West Virginia, the Mountain State

By Charles H. Ambler; Festus P. Summers | Go to book overview

Chapter XXXVII
Life in the Mountain State

THE CALL FOR IMMIGRANTS

IMPELLED by the possibility of diverting to West Virginia a goodly number of the thousands of Immigrants who were then moving into the Midwest annually, her legislature, on March 2, 1864, authorized the governor to appoint a commissioner of immigration to aid him in inducing settlers to make homes in the state. For the position Governor Boreman chose Joseph H. Diss Debar, an immigrant and a member of the legislature. Debar accepted the appointment with the understanding that he would serve without pay until the state was able to provide a salary.

Born March 6, 1820, at Strasbourg, Alsace, of German-French parents, Debar came to the United States in 1942 on the same ship that brought Charles Dickens as a visitor. For a time he resided in Cincinnati, Ohio, where, in 1848, he married Clara Julia Levassor. In April, 1846, he came to Doddridge County, (West) Virginia, as the agent of John Peter Dumas, trustee of the James Swan interests in about 10,000 acres of land located on Cove Creek, which he was trying to settle with immigrants from Central Europe.1 With his ready command of English, German, and French, Debar was well equipped for such an undertaking. For about three years he resided in Parkersburg, where, on April 23, 1849, his wife died. Soon thereafter he established a residence on Cove Creek which became the center of a German-Swiss settlement which he named Santa Clara in honor of his deceased wife.2

____________________
1
The "Swan Lands" comprised about one sixth of present West Virginia and were located mostly south of the Kanawha River. The nucleus of these lands was a tract of 500,000 acres which Robert Morris of Philadelphia, sold in 1796 to James Swan who spent most of his life trying to colonize them on a large scale with immigrants from Continental Europe. Following his death ( 1831) the conveyance previously made by him became the subjects of extensive litigation as the "Swan Land Cases."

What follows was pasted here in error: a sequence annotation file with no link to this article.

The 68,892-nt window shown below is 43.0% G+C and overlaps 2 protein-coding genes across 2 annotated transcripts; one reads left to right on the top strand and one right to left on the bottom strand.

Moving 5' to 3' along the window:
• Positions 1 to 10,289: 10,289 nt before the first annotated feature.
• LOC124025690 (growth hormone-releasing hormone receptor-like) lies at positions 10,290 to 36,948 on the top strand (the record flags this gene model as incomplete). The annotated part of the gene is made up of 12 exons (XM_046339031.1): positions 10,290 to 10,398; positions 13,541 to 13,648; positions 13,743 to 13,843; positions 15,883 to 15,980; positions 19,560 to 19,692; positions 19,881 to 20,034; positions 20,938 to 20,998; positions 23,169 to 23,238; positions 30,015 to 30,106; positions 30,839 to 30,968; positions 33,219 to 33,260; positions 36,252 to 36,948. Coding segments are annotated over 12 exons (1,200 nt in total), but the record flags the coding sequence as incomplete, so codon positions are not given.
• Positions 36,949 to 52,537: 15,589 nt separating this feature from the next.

2
Boyd B. Stutler, "Joseph H. Diss Debar--Prophet, Colonizer," in The West Virginia Review, IX, 154-156, 171.

-538-

Notes for this page

Add a new note
If you are trying to select text to create highlights or citations, remember that you must now click or tap on the first word, and then click or tap on the last word.
One moment ...
Default project is now your active project.
Project items

Items saved from this book

This book has been saved
Highlights (0)
Some of your highlights are legacy items.

Highlights saved before July 30, 2012 will not be displayed on their respective source pages.

You can easily re-create the highlights by opening the book page or article, selecting the text, and clicking “Highlight.”

Citations (0)
Some of your citations are legacy items.

Any citation created before July 30, 2012 will labeled as a “Cited page.” New citations will be saved as cited passages, pages or articles.

We also added the ability to view new citations from your projects or the book or article where you created them.

Notes (0)
Bookmarks (0)

You have no saved items from this book

Project items include:
  • Saved book/article
  • Highlights
  • Quotes/citations
  • Notes
  • Bookmarks
Notes
Cite this page

Cited page

Style
Citations are available only to our active members.
Buy instant access to cite pages or passages in MLA, APA and Chicago citation styles.

(Einhorn, 1992, p. 25)

(Einhorn 25)

1. Lois J. Einhorn, Abraham Lincoln, the Orator: Penetrating the Lincoln Legend (Westport, CT: Greenwood Press, 1992), 25, http://www.questia.com/read/27419298.

Cited page

Bookmark this page
West Virginia, the Mountain State
Table of contents

Table of contents

Settings

Settings

Typeface
Text size Smaller Larger Reset View mode
Search within

Search within this book

Look up

Look up a word

  • Dictionary
  • Thesaurus
Please submit a word or phrase above.
Print this page

Print this page

Why can't I print more than one page at a time?

Help
Full screen
/ 586

matching results for page

    Questia reader help

    How to highlight and cite specific passages

    1. Click or tap the first word you want to select.
    2. Click or tap the last word you want to select, and you’ll see everything in between get selected.
    3. You’ll then get a menu of options like creating a highlight or a citation from that passage of text.

    OK, got it!

    Cited passage

    Style
    Citations are available only to our active members.
    Buy instant access to cite pages or passages in MLA, APA and Chicago citation styles.

    "Portraying himself as an honest, ordinary person helped Lincoln identify with his audiences." (Einhorn, 1992, p. 25).

    "Portraying himself as an honest, ordinary person helped Lincoln identify with his audiences." (Einhorn 25)

    "Portraying himself as an honest, ordinary person helped Lincoln identify with his audiences."1

    1. Lois J. Einhorn, Abraham Lincoln, the Orator: Penetrating the Lincoln Legend (Westport, CT: Greenwood Press, 1992), 25, http://www.questia.com/read/27419298.

    Cited passage

    Thanks for trying Questia!

    Please continue trying out our research tools, but please note, full functionality is available only to our active members.

    Your work will be lost once you leave this Web page.

    Buy instant access to save your work.

    Already a member? Log in now.

    Author Advanced search

    Oops!

    An unknown error has occurred. Please click the button below to reload the page. If the problem persists, please try again in a little while.